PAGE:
"LET us pray that the liberal-biased media stop attacking Ben," an old white guy says to a bunch of other white guys during this observational documentary from Luke Walker (‘Beyond Our Ken’). As recent history shows, their prayers went unanswered.
Super-PACs arose in the wake of the disastrous 2010 Supreme Court Citizens United decision ruling that political action committees could spend unlimited amounts of money to promote a candidate as long as they didn’t have any direct contact with the campaign.
‘PACmen’ follows, for the first time ever, the men behind the Super-PACs that persuaded the notoriously kooky Dr Ben Carson to run for President.
Ben Carson was a successful neurosurgeon who first attracted widespread attention for his scathing speech at a National Prayer Breakfast delivered to President Barack Obama’s face. Believing Carson could save the Republican Party, they successfully drafted him to run, raised millions of dollars and catapulted him to the top of the polls. “This man has the hand of God in him in every way,” is the strangely erotic declaration of one of many Carson supporters, attracted to the man’s staunch conservatism and religiosity. They saw him as a perfect “outsider” candidate in an election marked by voter dissatisfaction with career politicians.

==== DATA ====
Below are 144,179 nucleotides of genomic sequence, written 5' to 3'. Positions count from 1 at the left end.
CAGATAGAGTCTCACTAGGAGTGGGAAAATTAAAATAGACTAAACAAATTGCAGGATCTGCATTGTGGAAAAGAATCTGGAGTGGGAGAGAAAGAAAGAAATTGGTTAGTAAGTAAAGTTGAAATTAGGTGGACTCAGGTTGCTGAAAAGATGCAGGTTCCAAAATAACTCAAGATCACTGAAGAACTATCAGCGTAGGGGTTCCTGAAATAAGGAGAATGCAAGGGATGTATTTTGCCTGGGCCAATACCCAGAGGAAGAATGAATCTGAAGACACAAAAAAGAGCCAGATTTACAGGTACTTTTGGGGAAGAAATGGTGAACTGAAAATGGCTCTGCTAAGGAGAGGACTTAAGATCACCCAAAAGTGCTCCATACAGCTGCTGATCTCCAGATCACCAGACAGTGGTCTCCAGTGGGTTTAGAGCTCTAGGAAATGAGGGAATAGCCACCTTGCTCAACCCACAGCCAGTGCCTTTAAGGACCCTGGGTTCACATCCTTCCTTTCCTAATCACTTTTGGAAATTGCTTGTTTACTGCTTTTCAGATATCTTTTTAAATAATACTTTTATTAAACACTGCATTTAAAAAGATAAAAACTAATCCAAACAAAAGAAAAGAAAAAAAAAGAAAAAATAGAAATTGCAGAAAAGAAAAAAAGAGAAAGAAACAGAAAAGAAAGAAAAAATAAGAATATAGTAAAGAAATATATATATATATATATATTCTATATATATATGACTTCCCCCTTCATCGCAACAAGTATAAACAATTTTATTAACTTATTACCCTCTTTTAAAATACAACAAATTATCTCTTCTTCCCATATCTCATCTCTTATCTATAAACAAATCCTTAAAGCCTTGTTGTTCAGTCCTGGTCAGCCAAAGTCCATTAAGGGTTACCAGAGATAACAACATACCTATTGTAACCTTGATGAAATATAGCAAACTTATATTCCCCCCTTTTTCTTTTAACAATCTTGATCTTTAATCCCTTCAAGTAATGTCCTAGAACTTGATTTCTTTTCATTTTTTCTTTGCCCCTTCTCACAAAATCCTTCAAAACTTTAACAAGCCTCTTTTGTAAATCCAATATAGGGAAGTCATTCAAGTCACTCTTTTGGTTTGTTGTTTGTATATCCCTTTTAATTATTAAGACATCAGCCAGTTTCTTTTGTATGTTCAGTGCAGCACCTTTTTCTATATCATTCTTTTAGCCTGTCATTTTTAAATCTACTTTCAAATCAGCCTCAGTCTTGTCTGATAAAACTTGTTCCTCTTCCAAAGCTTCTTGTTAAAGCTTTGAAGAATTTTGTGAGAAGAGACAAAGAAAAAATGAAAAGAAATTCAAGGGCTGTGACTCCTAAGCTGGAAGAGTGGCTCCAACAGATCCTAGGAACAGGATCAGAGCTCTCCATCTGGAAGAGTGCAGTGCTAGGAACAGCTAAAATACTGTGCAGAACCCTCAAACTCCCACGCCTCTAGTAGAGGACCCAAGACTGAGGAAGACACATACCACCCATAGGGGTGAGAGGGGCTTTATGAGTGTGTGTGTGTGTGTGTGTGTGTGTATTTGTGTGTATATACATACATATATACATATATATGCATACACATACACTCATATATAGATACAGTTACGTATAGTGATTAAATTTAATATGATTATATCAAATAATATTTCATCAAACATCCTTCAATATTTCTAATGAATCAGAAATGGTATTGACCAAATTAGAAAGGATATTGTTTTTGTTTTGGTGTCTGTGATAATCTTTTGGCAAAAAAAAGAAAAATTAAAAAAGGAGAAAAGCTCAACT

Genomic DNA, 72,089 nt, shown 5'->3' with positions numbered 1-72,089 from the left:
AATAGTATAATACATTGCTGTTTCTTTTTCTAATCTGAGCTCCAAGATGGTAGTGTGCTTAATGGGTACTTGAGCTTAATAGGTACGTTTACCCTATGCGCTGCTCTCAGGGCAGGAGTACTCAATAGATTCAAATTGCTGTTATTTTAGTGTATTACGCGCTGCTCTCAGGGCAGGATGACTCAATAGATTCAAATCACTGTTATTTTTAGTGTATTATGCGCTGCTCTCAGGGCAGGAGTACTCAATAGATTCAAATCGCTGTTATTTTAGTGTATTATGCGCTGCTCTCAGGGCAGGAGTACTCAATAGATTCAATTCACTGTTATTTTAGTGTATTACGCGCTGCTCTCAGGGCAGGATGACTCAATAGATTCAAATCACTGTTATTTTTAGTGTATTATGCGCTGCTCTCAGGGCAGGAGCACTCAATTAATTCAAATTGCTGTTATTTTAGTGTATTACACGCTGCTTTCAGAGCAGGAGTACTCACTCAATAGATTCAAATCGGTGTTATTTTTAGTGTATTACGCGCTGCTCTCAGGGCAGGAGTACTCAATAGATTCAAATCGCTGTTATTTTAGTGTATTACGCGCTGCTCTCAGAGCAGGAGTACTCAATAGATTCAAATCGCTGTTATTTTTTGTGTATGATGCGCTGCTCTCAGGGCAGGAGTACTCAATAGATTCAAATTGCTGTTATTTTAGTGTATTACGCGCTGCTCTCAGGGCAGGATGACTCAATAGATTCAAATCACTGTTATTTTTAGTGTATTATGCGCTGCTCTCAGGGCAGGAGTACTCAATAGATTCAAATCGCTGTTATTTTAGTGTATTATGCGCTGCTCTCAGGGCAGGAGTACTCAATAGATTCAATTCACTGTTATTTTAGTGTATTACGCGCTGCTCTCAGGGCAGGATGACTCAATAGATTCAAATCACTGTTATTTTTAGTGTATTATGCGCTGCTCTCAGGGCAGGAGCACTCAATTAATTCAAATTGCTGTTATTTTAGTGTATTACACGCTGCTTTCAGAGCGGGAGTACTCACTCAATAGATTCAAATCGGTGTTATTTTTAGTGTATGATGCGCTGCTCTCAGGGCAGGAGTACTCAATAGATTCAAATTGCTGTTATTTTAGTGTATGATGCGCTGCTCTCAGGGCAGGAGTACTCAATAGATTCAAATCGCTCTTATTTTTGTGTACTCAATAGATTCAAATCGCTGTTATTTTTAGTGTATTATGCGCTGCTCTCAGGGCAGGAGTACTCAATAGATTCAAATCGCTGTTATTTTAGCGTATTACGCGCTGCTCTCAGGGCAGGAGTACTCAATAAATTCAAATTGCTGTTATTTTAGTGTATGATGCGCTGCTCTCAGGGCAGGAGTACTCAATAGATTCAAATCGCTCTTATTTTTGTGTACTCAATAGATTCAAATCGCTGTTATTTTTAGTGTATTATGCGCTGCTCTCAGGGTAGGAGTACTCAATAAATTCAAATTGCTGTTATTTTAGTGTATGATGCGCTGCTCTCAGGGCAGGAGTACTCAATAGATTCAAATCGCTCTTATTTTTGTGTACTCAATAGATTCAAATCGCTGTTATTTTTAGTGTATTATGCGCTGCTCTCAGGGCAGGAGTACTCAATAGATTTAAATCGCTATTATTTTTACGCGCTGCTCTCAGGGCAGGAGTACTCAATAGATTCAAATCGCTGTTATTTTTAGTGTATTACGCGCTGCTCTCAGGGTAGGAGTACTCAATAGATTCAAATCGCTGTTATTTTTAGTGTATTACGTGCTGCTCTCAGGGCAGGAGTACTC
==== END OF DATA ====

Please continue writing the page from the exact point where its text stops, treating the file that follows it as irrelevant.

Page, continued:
Then along came Donald Trump...
As Trump’s dark star rose, Carson's political inexperience began to show and his constant media gaffes (such as his claim that the Egyptian pyramids were built for grain storage or his mispronunciation of Hamas so that it sounded like "hummus”) made fundraising increasingly difficult. Donors and voters abandoned Carson's campaign as wallets closed, hearts opened and faith was tested.
Walker is given access to the committees’ inner workings, following ordinary campaign workers, many of whom spend a hilariously inordinate amount of time praying for their candidate.
“How stupid are the people of this country to believe this crap?” Trump incredulously asked the crowd at one of his rallies. He was referring to a tale that Carson recounted in his utterly bonkers autobiography, ‘Gifted Hands’, about how, as a teenager, he attempted to stab someone only to have his knife broken by his would-be victim’s belt buckle.
Walker is given access to the committees’ inner workings, and the film alternates between following ordinary campaign workers, many of whom spend a hilariously inordinate amount of time praying for their candidate, and focusing on the higher-ups as they discuss Carson’s dwindling prospects during in-person and phone meetings.
As Donald Trump is wont to say, "America does not like losers," and Walker mines comedy gold with ‘PACmen’ by illustrating why Carson was exactly that.